I was thinking about Steve Jobs of Apple today as I sit here typing on my MacBook Pro… (Yes that was a shameless laptop namedrop). Jobs was brilliant, a rare modern-day genius in my opinion, as he was able to combine tech savvy with an uncanny understanding of the culture and the consumer.
Jobs himself was an enigma. He had humble beginnings. The story as I understand it, is that he was given up for adoption by his college age unwed mother and the first family in line chose to pass on him, because he was not a girl. The Jobs’, his adoptive parents had no idea what they in for.
Jobs’ as the famous story goes was a college drop out who founded Apple in his garage with a college buddy. Some years later, after good but not world shattering success, Jobs was driven out of Apple leadership.
When he returned for his second stint as “CEO” everything changed, and the rest, as they say, is history. The world enjoyed things like The Mac revolution, the iPod in all its varieties, Pixar (upon his death Jobs personally owned around 7% of Disney as I hear it due to his sell of Pixar back to Disney), The iPhone, iTunes, and iPad and well… we could go on and on.
Years ago Jobs’ was diagnosed with a rare form of Pancreatic Cancer. He made a brilliant speech to the graduating students of Stanford University, explaining how coming face to face with death had dramatically stripped him of pretense and pride and changed him… in some ways for the better.
I am told that at his death, Jobs’ was worth around $8.3 Billion.
The last week I have been feeling pretty miserable, physically. Some kind of change of season crud, or allergies… don’t really know. But I have a lousy, almost non-existent health plan, so I rarely go to the Dr. for such things… just try to wait and sweat them out. O yes, and I grumble about my lousy health plan… Then I heard about Steve Jobs’ death. He was only 56 and needless to say, did not have to worry about inadequate health coverage.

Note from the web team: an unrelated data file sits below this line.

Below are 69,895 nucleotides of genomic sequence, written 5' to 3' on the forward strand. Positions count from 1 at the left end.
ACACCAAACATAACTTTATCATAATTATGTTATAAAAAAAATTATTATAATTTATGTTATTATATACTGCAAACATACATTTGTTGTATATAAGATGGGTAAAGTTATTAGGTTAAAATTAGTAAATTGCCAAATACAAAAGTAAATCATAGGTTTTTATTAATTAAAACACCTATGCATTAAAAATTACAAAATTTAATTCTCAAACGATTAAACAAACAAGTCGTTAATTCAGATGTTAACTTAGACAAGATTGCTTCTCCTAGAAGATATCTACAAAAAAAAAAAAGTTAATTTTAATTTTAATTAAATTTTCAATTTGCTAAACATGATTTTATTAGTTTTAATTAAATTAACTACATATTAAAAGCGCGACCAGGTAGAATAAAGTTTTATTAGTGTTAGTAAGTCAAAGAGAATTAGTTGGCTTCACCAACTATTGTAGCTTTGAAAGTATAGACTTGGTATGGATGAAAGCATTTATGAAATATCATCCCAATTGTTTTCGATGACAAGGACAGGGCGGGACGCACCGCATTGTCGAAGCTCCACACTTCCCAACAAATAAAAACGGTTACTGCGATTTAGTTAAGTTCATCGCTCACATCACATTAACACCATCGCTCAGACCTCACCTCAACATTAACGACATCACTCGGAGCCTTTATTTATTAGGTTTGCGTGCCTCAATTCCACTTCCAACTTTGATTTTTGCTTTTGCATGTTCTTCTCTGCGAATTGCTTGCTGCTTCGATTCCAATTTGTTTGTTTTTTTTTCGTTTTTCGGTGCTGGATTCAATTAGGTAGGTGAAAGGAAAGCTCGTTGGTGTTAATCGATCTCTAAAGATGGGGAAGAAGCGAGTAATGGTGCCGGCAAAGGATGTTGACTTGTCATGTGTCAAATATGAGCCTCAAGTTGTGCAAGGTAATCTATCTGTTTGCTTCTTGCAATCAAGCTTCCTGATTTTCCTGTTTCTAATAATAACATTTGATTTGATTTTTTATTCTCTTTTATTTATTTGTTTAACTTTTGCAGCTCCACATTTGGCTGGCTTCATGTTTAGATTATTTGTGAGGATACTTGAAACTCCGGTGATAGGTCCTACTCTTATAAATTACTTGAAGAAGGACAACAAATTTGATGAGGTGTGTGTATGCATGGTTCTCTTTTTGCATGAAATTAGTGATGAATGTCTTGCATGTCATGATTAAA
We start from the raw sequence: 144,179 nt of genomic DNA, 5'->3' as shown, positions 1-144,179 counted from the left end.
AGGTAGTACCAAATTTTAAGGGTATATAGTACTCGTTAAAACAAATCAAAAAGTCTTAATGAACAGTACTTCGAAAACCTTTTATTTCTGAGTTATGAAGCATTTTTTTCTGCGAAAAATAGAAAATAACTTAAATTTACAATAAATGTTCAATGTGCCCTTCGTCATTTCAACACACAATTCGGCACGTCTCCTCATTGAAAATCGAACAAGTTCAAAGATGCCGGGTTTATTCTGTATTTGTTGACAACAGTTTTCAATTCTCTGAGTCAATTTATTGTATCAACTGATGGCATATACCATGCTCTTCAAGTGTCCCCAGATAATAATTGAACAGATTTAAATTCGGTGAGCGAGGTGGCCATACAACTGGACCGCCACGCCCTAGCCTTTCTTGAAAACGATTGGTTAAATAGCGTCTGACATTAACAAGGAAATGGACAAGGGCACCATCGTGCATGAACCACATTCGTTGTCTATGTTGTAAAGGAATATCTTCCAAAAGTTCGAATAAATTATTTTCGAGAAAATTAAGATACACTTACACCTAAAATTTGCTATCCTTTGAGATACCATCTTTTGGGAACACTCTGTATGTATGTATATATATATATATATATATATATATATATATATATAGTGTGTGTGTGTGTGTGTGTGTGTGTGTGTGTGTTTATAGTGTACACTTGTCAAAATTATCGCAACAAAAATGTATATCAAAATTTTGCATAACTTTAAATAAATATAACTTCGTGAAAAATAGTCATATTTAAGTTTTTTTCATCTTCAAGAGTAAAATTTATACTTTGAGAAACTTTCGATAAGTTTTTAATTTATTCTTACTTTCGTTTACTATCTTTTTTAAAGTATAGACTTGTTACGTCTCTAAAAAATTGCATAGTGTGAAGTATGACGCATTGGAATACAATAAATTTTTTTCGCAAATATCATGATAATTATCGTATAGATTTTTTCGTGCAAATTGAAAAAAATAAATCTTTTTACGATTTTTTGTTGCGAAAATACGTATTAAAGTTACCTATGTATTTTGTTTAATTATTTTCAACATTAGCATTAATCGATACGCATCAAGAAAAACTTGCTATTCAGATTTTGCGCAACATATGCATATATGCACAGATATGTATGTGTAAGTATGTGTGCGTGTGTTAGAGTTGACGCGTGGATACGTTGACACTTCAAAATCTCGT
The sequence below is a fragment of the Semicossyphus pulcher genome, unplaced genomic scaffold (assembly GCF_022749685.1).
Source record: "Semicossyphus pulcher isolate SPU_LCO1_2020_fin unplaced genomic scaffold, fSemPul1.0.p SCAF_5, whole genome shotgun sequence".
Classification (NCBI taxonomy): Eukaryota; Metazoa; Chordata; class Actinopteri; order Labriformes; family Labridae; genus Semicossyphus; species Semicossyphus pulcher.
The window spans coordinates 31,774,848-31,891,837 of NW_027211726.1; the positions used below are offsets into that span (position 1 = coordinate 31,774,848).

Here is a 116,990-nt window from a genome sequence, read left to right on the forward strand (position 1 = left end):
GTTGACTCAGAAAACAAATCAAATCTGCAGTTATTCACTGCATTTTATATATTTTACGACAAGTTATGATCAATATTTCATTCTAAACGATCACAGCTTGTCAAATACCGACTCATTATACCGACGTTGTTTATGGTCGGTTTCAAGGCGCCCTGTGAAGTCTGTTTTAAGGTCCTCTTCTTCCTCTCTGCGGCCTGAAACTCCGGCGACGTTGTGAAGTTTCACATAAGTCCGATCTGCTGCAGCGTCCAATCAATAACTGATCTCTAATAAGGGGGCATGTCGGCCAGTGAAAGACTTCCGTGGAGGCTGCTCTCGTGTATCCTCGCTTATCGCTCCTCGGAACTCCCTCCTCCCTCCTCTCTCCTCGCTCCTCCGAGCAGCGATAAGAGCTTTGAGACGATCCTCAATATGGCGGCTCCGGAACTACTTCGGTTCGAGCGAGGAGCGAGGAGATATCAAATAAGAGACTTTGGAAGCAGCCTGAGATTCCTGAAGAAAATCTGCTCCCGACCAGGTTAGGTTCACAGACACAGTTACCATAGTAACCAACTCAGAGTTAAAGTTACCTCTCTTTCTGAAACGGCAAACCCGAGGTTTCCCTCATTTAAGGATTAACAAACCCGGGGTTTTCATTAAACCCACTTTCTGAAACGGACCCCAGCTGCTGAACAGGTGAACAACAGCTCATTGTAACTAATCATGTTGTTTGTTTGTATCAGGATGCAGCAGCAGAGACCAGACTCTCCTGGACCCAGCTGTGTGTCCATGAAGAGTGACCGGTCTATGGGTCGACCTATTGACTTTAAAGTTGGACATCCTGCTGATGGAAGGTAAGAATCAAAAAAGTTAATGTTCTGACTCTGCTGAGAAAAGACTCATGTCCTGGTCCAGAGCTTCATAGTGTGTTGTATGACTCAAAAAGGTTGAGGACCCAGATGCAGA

I suppose you could draw a lot of various conclusions from this little passing observation I am writing about today… but here is how it all struck me. We should all learn to face our mortality. It might change us for the better. Solomon spoke in Ecclesiastes 7:2 about it being better to go to a place of death (“house of mourning”), than a house of feasting. His point seems to be that since all of us must deal with death eventually, and we are all headed to a house of mourning sooner or later, we should embrace this little needed reality check… and the perspective it can bring us to face the truth of earthly life… it ends in death.
Our culture’s morbid fear of this taboo topic has not done us any favors. Job’s was right, as usual in what he told the folks at Stanford… Our impending death should focus, sober, and “inspire” us the way it did him! But since we are rarely willing to face such thoughts until it is too late, do we lose out on a lot of good inspiration? I am guessing yes.
It would also be worth noting that if $8.3 Billion could not buy Steve Jobs more than 56 years, maybe people like me should quit fretting over the limits of my health plan and learn the real lesson here. Every day I live is a gift from God. It is precious, and I had no right or privilege to this day, or this air I breath, or the ground I walk on… these were simply gifts that an unexplainably loving God chose to give me today.
Dear God, “Thank you for my life!”
And the truth shall set you free…